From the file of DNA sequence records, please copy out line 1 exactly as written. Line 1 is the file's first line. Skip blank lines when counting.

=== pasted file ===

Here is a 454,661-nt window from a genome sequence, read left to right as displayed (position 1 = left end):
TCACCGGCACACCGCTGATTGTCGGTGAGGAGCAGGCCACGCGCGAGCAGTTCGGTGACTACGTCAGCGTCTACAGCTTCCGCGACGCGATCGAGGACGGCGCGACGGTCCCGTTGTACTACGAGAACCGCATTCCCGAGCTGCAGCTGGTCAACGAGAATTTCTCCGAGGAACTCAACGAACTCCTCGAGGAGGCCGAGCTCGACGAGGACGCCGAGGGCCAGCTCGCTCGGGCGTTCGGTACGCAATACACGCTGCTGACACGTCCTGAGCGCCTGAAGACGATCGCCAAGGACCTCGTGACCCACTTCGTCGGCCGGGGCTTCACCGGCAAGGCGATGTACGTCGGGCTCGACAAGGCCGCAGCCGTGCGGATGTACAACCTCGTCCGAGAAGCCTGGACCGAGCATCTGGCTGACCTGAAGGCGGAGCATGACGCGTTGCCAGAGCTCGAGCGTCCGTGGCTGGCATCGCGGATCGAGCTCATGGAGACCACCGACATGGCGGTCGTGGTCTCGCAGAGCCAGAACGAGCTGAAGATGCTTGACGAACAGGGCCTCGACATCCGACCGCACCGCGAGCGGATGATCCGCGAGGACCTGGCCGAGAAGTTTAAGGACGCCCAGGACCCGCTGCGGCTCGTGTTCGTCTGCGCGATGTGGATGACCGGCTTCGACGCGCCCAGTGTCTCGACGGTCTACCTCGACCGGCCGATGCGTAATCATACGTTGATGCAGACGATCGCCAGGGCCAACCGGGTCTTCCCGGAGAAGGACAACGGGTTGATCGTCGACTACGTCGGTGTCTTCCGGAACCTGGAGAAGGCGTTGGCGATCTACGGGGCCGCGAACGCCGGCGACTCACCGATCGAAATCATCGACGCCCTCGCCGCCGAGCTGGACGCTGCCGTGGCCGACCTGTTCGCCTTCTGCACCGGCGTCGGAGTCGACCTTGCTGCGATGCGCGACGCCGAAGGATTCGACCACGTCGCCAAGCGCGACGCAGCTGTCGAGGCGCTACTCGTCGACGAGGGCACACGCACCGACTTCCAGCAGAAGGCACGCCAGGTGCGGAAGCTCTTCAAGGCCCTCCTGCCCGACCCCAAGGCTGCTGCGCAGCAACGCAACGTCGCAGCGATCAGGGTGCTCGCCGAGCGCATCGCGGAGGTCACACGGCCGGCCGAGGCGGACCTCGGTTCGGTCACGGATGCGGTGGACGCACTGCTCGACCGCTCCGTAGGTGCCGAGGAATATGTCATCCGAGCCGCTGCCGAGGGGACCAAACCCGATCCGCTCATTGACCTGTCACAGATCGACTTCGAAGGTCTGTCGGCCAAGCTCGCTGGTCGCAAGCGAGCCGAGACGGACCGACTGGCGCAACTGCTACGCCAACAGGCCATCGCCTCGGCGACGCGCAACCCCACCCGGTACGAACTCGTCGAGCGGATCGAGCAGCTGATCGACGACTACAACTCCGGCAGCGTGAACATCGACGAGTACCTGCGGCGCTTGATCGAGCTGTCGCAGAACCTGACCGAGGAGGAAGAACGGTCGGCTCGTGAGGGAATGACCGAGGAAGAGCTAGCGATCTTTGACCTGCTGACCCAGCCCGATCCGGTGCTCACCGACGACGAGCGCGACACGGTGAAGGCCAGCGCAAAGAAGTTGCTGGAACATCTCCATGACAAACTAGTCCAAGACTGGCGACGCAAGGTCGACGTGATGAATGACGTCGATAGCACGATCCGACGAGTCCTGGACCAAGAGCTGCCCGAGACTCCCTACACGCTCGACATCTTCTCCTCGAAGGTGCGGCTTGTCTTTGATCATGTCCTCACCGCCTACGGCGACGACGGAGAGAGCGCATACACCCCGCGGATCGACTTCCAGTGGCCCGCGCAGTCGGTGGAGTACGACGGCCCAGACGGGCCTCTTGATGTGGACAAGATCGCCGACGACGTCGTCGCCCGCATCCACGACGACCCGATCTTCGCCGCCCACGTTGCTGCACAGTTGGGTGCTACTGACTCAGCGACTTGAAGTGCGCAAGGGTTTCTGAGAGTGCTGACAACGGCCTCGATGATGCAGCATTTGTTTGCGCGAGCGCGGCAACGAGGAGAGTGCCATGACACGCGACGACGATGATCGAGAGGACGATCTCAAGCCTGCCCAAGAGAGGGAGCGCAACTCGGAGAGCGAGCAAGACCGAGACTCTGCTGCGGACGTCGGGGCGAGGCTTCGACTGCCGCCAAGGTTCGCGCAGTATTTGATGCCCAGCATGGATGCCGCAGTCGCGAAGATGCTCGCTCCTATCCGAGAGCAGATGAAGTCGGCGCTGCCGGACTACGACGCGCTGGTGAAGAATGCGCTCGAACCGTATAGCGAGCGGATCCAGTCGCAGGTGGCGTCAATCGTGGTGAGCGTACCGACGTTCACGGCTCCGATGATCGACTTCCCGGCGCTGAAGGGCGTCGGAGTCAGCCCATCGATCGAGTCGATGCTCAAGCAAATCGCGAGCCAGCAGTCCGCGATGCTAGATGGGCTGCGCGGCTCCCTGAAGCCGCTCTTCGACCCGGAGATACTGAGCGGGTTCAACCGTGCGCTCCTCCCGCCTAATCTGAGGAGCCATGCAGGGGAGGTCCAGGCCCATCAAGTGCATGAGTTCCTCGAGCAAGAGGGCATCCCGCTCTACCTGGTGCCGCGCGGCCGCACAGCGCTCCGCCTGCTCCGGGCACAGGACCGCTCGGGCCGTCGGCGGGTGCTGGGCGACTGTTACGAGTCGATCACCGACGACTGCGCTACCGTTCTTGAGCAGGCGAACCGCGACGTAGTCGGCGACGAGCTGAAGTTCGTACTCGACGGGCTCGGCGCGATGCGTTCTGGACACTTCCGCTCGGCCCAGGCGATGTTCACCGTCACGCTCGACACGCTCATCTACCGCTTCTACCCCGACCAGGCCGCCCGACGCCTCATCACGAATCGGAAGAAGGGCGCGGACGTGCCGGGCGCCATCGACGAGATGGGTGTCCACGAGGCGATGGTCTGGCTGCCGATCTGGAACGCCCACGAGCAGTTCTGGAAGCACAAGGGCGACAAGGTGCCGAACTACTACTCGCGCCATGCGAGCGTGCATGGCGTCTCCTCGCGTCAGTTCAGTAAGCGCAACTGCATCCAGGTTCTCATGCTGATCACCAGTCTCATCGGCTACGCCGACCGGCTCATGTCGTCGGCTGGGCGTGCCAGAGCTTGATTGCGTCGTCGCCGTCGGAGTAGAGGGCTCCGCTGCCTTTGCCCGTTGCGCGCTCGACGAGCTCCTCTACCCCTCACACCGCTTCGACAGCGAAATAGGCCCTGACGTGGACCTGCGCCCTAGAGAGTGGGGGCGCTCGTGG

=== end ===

Here is a 454,661-nt window from a genome sequence, read left to right as displayed (position 1 = left end):